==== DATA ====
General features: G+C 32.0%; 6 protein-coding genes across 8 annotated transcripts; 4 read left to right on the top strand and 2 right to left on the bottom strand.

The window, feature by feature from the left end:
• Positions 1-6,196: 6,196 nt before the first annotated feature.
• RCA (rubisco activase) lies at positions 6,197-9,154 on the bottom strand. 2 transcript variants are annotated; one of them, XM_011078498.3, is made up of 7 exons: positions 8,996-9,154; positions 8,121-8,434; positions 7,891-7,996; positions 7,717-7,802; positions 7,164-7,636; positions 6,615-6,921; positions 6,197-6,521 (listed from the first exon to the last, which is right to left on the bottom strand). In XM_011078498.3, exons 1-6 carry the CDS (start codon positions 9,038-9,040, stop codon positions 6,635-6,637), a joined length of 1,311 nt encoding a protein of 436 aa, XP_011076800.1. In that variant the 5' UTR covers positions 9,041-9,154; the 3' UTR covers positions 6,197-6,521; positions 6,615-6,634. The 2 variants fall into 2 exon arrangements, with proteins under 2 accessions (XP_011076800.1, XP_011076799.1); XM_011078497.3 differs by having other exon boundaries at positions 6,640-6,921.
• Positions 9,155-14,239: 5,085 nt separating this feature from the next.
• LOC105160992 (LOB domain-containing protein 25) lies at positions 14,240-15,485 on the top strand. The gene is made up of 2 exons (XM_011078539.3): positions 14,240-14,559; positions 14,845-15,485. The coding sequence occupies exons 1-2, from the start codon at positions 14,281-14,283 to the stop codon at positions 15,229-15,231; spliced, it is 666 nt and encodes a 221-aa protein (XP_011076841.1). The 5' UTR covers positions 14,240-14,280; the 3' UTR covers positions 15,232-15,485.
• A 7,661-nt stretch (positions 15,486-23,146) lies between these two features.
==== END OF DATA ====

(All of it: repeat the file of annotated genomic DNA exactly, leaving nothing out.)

General features: G+C 32.0%; 6 protein-coding genes across 8 annotated transcripts; 4 read left to right on the top strand and 2 right to left on the bottom strand.

The window, feature by feature from the left end:
• Positions 1-6,196: 6,196 nt before the first annotated feature.
• RCA (rubisco activase) lies at positions 6,197-9,154 on the bottom strand. 2 transcript variants are annotated; one of them, XM_011078498.3, is made up of 7 exons: positions 8,996-9,154; positions 8,121-8,434; positions 7,891-7,996; positions 7,717-7,802; positions 7,164-7,636; positions 6,615-6,921; positions 6,197-6,521 (listed from the first exon to the last, which is right to left on the bottom strand). In XM_011078498.3, exons 1-6 carry the CDS (start codon positions 9,038-9,040, stop codon positions 6,635-6,637), a joined length of 1,311 nt encoding a protein of 436 aa, XP_011076800.1. In that variant the 5' UTR covers positions 9,041-9,154; the 3' UTR covers positions 6,197-6,521; positions 6,615-6,634. The 2 variants fall into 2 exon arrangements, with proteins under 2 accessions (XP_011076800.1, XP_011076799.1); XM_011078497.3 differs by having other exon boundaries at positions 6,640-6,921.
• Positions 9,155-14,239: 5,085 nt separating this feature from the next.
• LOC105160992 (LOB domain-containing protein 25) lies at positions 14,240-15,485 on the top strand. The gene is made up of 2 exons (XM_011078539.3): positions 14,240-14,559; positions 14,845-15,485. The coding sequence occupies exons 1-2, from the start codon at positions 14,281-14,283 to the stop codon at positions 15,229-15,231; spliced, it is 666 nt and encodes a 221-aa protein (XP_011076841.1). The 5' UTR covers positions 14,240-14,280; the 3' UTR covers positions 15,232-15,485.
• A 7,661-nt stretch (positions 15,486-23,146) lies between these two features.